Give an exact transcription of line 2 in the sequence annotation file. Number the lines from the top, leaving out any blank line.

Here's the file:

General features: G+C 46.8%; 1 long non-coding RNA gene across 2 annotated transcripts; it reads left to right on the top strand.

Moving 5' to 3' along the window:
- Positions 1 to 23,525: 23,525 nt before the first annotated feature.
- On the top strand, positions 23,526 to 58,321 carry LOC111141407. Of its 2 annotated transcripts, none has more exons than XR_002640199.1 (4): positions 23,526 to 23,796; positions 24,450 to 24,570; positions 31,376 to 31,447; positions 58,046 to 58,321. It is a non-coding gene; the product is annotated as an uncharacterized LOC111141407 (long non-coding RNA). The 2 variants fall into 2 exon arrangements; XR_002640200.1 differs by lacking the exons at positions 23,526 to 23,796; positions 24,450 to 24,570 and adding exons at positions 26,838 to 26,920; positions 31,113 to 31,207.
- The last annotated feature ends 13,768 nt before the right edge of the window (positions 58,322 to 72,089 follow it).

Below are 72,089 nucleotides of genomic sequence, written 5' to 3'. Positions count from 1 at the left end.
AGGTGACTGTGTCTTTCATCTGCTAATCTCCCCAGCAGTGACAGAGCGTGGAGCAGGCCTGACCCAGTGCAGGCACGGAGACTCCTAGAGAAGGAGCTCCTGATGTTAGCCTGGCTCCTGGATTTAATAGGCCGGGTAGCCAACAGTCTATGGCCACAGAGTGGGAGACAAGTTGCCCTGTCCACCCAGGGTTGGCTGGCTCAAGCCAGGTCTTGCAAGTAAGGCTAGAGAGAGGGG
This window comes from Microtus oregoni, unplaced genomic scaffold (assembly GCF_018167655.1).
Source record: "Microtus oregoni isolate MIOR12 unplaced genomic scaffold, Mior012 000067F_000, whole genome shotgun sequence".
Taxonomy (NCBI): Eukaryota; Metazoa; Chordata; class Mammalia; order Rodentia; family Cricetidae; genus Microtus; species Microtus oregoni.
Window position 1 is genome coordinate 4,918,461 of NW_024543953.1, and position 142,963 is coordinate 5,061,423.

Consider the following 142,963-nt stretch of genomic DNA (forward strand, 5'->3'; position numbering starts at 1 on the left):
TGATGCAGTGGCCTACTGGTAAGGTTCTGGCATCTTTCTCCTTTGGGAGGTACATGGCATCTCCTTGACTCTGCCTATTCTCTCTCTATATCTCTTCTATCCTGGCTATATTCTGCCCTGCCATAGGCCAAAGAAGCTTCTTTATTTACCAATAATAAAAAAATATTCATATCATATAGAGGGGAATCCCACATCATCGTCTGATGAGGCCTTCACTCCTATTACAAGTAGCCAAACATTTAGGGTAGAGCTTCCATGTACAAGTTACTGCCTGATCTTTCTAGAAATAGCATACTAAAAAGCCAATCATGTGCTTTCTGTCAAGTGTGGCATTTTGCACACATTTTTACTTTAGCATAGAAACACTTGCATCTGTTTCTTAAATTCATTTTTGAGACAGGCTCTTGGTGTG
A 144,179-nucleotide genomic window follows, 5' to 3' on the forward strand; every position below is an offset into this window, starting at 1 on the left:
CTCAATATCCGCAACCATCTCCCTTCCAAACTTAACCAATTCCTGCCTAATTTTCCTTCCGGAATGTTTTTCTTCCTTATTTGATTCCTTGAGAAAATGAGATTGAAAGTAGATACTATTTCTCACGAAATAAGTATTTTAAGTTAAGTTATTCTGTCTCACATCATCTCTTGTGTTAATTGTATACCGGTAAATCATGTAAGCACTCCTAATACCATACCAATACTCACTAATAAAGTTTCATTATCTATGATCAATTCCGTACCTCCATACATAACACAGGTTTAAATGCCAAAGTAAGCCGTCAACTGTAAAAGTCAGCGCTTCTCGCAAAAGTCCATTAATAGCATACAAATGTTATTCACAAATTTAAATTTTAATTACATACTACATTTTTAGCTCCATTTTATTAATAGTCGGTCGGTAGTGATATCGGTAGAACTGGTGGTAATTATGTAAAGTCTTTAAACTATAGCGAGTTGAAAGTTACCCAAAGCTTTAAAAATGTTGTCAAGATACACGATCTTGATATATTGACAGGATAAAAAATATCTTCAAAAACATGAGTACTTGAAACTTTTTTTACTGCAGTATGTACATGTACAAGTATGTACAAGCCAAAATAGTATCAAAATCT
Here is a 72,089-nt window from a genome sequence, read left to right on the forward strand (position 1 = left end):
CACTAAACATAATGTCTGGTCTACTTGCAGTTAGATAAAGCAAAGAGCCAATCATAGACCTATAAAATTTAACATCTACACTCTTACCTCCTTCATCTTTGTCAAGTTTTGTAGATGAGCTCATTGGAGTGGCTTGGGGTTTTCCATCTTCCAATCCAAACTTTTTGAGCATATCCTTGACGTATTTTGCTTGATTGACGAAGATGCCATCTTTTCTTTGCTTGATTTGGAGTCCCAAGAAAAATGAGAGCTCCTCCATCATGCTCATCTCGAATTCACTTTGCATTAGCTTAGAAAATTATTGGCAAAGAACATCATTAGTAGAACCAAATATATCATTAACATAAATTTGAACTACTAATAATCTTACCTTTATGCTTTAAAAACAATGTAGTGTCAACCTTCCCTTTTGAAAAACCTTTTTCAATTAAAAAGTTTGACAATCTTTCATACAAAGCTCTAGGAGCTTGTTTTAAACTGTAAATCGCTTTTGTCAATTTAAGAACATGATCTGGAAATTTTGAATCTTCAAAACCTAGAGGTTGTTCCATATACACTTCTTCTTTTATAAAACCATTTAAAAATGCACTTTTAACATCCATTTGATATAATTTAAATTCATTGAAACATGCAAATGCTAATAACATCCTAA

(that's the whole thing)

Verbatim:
Moving 5' to 3' along the window: